Question #8a08c

1 Answer
Mar 29, 2016

#"8.1 g"#


Start by taking a look at the balanced chemical equation for this synthesis reaction

#"Ti"_text((s]) + color(red)(2)"F"_text(2(g]) -> "TiF"_text(4(s])#

Notice that you have #color(red)(2)# moles of fluorine gas reacting with #1# mole of titanium metal to form #1# mole of titanium(IV) fluoride.

This tells you that the reaction will always consume twice as many moles of fluorine gas as you have moles of titanium metal that are taking part in the reaction.

Now, the problem provides you with masses of reactants, so in order to make use of this #1:color(red)(2)# mole ratio that exists between them, you must convert the masses to moles.

To do that, use the molar masses of titanium metal and fluorine gas.

#5.0 color(red)(cancel(color(black)("g"))) * overbrace("1 mole Ti"/(47.867color(red)(cancel(color(black)("g")))))^(color(purple)("molar mass of Ti")) = "0.10446 moles Ti"#

#5.0color(red)(cancel(color(black)("g"))) * overbrace("1 mole F"_2/(37.997color(red)(cancel(color(black)("g")))))^(color(brown)("molar mass of F"_2)) = "0.13159 moles F"_2#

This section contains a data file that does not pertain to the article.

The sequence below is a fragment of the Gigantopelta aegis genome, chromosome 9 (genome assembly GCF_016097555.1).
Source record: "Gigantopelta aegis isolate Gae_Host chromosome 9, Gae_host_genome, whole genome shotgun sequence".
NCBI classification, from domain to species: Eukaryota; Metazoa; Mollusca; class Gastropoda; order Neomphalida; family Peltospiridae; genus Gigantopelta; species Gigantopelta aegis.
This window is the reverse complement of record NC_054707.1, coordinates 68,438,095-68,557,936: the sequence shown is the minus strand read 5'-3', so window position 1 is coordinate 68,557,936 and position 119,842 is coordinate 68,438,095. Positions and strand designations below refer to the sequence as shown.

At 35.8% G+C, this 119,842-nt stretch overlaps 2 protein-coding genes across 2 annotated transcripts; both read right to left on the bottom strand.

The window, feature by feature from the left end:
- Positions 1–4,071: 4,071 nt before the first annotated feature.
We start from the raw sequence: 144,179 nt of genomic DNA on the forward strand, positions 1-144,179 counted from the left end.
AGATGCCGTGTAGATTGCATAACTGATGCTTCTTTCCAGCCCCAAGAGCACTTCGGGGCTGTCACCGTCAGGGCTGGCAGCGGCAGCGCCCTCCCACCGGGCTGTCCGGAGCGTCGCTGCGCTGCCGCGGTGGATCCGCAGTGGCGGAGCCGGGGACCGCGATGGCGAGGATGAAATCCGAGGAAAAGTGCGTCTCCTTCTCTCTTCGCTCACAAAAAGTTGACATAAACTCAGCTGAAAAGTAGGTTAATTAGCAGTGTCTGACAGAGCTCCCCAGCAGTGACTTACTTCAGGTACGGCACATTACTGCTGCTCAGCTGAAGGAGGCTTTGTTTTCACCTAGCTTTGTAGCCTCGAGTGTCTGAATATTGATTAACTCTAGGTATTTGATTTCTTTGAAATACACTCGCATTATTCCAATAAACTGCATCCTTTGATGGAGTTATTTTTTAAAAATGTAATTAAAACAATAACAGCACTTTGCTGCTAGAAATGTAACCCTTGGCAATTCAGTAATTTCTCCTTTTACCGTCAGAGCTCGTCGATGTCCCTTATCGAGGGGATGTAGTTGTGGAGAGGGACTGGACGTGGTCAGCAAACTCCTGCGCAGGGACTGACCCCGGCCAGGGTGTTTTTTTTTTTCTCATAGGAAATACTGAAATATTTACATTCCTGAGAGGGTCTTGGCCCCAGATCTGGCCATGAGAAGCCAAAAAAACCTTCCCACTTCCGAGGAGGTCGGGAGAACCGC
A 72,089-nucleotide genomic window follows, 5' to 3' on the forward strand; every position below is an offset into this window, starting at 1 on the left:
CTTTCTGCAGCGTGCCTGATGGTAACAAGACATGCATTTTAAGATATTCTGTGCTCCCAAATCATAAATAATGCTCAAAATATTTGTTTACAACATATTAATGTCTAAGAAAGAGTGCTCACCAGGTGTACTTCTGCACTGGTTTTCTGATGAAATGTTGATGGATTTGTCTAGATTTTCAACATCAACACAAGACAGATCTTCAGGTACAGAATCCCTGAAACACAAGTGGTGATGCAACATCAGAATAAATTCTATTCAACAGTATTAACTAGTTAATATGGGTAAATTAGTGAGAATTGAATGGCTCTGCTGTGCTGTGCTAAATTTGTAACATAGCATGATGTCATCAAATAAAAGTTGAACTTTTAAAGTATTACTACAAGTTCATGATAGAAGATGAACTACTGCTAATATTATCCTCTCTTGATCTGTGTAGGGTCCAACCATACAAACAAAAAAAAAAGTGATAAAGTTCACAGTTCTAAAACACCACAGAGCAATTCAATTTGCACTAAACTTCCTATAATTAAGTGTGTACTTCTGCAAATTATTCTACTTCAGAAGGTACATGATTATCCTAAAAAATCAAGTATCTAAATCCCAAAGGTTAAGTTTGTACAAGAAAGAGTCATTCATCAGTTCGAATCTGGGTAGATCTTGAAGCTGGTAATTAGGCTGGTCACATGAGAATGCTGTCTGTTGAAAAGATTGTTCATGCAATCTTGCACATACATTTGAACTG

So, do you have enough moles of fluorine gas to allow for all the moles of tiatnium to react?

Use the aforementioned mole ratio to find out!

#0.10446color(red)(cancel(color(black)("moles Ti"))) * (color(red)(2)color(white)(a)"moles F"_2)/(1color(red)(cancel(color(black)("mole Ti")))) = "0.20892 moles F"_2#

That many moles of titanium would require #0.20892# moles of fluorine gas. Since you have fewer moles of fluorine gas than required, you can say that fluorine gas will act as a limiting reagent, i.e. it will determine how much titanium actually reacts.

#0.13159color(red)(cancel(color(black)("moles F"_2))) * " 1 mole Ti"/(color(red)(2)color(red)(cancel(color(black)("moles F"_2)))) = "0.06580 moles TI"#

This is how many moles of titanium will react. The rest will be in excess. The fluorine gas will be completely consumed by the reaction.

Now, the theoretical yield of the reaction tells you how many moles of product you get if the reaction has a #100%# yield.

In other words, the theoretical yield is what you get when all the moles of titanium and all the moles of fluorine gas that take part in the reaction (whatever you have in excess does not matter here) end up forming moles of product.

In this case, you have a #1:1# between titanium and titanium(IV) fluoride, so the theoretical yield of the reaction will be

#0.06580color(red)(cancel(color(black)("moles Ti"))) * "1 mole TiF"_4/(1color(red)(cancel(color(black)("mole Ti")))) = "0.06580 moles TiF"_4#

To get the theoretical yield in grams, use titanium(IV) fluoride's molar mass

#0.06580color(red)(cancel(color(black)("moles TiF"_4))) * "123.86 g"/(1color(red)(cancel(color(black)("mole TiF"_4)))) = color(green)(|bar(ul(color(white)(a/a)"8.1 g"color(white)(a/a)|)))#

The answer is rounded to two sig figs.